Preview: Meet Winning Works Choreographer Derick McKoy, Jr.

Photo by Mariah Gravelin.

It’s that time of year again. Spring is almost here and as we anticipate longer, warmer days and the budding of new foliage, the Joffrey Academy of Dance presents their group of budding dancers paired with four emerging choreographers in their annual Winning Works (WW) program. After a covid cancelation in 2020 and move to digital in 2021, this year’s four world premieres will take place on the intimate stage at the Museum of Contemporary Art (MCA) debuting this weekend over four performances March 18 – 20. I hope you have your tickets, because the shows are already sold out! That said, keep reading to meet one of the winning choreographers who you need to know. Pay attention: you will be hearing his name more and more.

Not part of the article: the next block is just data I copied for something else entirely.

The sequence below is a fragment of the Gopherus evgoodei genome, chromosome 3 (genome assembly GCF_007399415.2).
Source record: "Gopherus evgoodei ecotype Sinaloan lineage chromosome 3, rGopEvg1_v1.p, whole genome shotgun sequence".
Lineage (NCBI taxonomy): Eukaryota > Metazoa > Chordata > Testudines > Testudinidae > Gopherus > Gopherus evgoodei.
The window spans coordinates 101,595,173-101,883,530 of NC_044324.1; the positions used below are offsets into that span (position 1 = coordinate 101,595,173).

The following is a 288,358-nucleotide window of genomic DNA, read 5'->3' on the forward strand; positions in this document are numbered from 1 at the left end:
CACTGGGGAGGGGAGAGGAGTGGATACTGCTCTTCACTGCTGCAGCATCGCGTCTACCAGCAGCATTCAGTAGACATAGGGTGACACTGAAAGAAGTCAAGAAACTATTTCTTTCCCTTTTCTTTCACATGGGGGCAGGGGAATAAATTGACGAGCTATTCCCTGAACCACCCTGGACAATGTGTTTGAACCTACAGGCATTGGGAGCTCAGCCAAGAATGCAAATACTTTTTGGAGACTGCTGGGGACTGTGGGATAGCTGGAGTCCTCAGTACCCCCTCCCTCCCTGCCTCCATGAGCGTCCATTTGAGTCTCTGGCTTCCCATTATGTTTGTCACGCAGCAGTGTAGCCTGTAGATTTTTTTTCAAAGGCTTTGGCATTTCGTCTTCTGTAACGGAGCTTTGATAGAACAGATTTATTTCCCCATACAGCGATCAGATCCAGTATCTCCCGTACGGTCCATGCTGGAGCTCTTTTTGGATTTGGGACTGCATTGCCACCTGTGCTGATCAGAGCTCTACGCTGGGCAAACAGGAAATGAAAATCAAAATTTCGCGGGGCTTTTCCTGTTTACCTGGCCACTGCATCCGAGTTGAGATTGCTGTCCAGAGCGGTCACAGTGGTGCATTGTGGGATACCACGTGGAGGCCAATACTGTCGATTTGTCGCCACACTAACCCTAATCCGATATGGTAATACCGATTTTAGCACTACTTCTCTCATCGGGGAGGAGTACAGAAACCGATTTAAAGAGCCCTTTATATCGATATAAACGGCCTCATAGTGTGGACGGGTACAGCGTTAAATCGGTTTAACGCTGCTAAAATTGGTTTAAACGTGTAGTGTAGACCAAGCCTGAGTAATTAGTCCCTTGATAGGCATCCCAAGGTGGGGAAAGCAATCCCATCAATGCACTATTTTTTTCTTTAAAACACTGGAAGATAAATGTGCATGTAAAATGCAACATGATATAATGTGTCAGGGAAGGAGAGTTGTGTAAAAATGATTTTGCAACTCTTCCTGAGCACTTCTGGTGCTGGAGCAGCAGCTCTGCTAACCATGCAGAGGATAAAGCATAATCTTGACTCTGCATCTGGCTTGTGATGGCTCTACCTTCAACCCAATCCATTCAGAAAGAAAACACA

Derick McKoy, Jr. is busy, talented, and ambitious. Currently he is in grad school studying performing arts administration at New York University (NYU), works full-time as the Individual Giving Assistant in the development department at Alvin Ailey American Dance Theatre, and runs his own company McKoy Dance Project. A natural choreographer who has been creating dances since he was a kid, he didn’t start his formal dance training until age 14, but earned a position in the second company of Jubilee Dance Theatre by age 15. “In middle school I thought I was going to be a t.v. actor, but my school started a dance team and I changed my mind – I’m going to do that,” McKoy said. “I quickly became dance captain and was choreographing routines with the coach. I was also student council president so I launched a talent show for the whole school.” This drive and quick rise continued through college.